Public petitions against plans to cut the county’s library service will not be allowed inside library buildings.
Lincolnshire County Council says it will stop campaigners from placing paper petitions in libraries for people to sign.
It comes as councillors confirmed that radical plans to shut 32 libraries across Lincolnshire will go to public consultation.
The coalition-led authority’s cabinet members decided to press ahead with the controversial cost-cutting plans – advice from an authority watchdog in the process.
Last week, members of the communities scrutiny committee rejected the council’s proposals to close sites and cut 170 jobs.
They also opposed any consultation period with the public.
Nick Worth, executive member for libraries, said: “Clearly, there are people who will want to set up petitions opposing changes to the library service and they are free to do so.
“The reason for not allowing petitions in our libraries is that petitions are premature as no decisions have been made on the future of the library service.”
Head of libraries and heritage at Lincolnshire County Council Jonathan Platt says people should voice their concerns through the authority’s managed questionnaire instead.
He said: “I do not want petitions put into libraries.
“The public can voice their views through the questionnaire which is available online and in paper form in the libraries themselves.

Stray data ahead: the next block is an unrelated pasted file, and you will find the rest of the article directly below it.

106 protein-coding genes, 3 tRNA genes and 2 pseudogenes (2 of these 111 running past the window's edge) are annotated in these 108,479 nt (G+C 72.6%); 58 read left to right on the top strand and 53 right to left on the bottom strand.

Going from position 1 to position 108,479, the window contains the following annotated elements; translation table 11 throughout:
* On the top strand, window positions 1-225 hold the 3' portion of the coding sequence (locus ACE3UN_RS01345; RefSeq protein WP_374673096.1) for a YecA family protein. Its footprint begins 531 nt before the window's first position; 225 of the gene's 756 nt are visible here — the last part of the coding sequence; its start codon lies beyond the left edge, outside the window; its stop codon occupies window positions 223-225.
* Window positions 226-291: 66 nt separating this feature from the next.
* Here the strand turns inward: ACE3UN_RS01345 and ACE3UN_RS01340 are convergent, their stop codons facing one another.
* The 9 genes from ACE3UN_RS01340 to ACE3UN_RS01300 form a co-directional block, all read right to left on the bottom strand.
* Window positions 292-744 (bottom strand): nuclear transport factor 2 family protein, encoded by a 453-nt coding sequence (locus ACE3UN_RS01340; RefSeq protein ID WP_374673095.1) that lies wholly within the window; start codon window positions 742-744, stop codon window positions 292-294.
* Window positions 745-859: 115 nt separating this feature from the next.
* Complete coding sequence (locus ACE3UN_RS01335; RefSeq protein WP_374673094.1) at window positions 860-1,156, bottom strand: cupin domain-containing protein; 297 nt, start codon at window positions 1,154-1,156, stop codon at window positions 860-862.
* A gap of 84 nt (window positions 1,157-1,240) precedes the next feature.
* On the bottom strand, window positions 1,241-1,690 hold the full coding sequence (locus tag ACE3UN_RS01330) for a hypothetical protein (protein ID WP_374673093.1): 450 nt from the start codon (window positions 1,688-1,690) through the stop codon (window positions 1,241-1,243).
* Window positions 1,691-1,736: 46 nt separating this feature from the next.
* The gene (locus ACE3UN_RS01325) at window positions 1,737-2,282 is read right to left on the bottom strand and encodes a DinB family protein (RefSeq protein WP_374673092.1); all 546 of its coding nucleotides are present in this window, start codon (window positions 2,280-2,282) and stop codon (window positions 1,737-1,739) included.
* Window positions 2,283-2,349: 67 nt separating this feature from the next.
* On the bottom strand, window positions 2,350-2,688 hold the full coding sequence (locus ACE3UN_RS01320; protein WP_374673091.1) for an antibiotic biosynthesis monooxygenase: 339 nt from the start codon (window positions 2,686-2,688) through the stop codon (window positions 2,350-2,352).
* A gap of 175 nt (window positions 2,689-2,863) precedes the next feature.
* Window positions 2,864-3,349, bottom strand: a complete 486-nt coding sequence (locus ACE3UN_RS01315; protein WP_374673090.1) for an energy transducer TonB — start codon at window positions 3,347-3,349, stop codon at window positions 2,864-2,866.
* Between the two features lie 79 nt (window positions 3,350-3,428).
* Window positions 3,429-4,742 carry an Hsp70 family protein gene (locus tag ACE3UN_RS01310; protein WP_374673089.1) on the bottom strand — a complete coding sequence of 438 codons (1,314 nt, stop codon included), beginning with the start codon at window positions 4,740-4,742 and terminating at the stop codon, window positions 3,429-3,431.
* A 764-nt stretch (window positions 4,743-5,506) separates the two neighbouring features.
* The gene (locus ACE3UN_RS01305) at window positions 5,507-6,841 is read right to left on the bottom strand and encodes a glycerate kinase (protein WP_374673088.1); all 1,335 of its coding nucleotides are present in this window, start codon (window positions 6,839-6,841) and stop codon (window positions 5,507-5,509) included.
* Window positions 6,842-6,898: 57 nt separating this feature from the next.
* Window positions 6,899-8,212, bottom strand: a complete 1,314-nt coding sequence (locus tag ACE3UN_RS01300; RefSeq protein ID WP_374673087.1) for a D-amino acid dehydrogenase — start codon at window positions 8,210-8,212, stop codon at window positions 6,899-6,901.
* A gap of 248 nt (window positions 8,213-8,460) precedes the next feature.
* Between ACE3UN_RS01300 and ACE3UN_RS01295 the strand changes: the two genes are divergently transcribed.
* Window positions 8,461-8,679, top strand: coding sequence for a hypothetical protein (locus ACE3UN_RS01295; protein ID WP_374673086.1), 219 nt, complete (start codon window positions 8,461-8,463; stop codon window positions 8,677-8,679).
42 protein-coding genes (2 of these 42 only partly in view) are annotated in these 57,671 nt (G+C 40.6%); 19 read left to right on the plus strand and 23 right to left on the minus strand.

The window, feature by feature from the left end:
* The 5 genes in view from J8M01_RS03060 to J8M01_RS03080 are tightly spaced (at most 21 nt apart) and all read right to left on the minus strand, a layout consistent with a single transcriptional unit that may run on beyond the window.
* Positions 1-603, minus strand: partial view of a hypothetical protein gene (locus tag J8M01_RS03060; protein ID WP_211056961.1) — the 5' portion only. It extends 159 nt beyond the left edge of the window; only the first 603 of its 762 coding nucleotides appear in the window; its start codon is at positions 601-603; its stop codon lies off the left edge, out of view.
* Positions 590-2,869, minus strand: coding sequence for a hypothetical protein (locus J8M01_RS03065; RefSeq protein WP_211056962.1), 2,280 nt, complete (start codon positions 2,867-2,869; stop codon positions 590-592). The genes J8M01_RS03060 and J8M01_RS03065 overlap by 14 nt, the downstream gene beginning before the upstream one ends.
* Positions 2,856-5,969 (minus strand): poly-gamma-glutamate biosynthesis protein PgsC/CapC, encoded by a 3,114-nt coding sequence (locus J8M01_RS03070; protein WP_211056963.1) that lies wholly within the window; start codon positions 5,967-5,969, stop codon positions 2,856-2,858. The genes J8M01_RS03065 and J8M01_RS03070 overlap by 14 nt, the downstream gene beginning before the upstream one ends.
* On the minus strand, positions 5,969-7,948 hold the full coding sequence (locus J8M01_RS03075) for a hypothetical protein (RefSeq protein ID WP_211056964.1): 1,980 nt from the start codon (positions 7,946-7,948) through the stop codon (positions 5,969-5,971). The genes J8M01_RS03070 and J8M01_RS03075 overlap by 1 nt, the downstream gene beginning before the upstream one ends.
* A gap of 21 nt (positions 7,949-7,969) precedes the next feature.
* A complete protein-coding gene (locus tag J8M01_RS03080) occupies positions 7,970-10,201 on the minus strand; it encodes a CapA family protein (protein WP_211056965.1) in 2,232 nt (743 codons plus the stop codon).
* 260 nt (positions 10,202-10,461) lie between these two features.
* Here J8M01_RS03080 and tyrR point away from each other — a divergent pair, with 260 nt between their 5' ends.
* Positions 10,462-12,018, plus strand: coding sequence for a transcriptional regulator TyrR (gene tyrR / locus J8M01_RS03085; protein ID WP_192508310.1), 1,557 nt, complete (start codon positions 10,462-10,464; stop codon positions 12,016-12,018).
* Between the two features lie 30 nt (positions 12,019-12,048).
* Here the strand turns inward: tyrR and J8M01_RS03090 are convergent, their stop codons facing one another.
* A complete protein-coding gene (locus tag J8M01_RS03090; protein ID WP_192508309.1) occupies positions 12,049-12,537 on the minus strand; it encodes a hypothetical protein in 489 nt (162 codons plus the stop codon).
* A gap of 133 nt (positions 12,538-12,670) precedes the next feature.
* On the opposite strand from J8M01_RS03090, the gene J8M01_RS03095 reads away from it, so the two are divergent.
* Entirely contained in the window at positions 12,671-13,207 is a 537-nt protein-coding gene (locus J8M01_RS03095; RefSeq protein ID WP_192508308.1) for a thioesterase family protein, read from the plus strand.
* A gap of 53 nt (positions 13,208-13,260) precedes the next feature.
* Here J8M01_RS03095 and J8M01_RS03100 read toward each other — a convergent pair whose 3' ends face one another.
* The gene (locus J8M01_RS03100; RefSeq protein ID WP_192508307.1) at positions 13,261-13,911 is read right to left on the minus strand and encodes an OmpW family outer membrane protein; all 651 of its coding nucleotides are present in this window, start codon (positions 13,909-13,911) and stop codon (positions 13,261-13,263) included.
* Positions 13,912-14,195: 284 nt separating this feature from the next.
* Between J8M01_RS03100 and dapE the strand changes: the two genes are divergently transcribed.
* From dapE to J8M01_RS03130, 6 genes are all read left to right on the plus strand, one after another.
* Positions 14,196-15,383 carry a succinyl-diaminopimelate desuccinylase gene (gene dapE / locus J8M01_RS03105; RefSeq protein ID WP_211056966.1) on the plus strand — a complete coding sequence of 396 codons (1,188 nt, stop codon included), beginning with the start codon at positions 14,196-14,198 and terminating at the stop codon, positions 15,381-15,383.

The council says the consultation exercise has been launched to decide how many libraries are needed in the county – and how many people will be willing to run them as volunteers.
At present, only 15 of 47 county council-managed libraries would survive. And only 10 of them would be open on a full-time basis.
Councillor Worth added: “This is not about closing libraries.
“We want to keep them open. But we need volunteers to come forward and run them.
“Smart phones, tablets, Kindles and new technology are changing the way we do things.”
The consultation will run until Monday, September 30.
The proposals are part of the council’s aim to save £2 million from the libraries and heritage sector.
Leader of the opposition at county offices Chris Pain said: “UKIP councillors feel the authority has a statutory duty to provide a library service that is both efficient and cost effective.
“These public consultation proposals are not fit for purpose.
“The fact the executive has pushed through the proposals despite the communities scrutiny committee rejecting them, just means our council’s scrutiny committees are just for show.”
The UKIP leader added: “These cuts come at a time when, nationally we spend £7.8 billion each year to different countries abroad.”
So far, more than 260 people have signed an online petition against the cuts.
The petition has been set up on website www.change.org by library user Jasmin Poxton.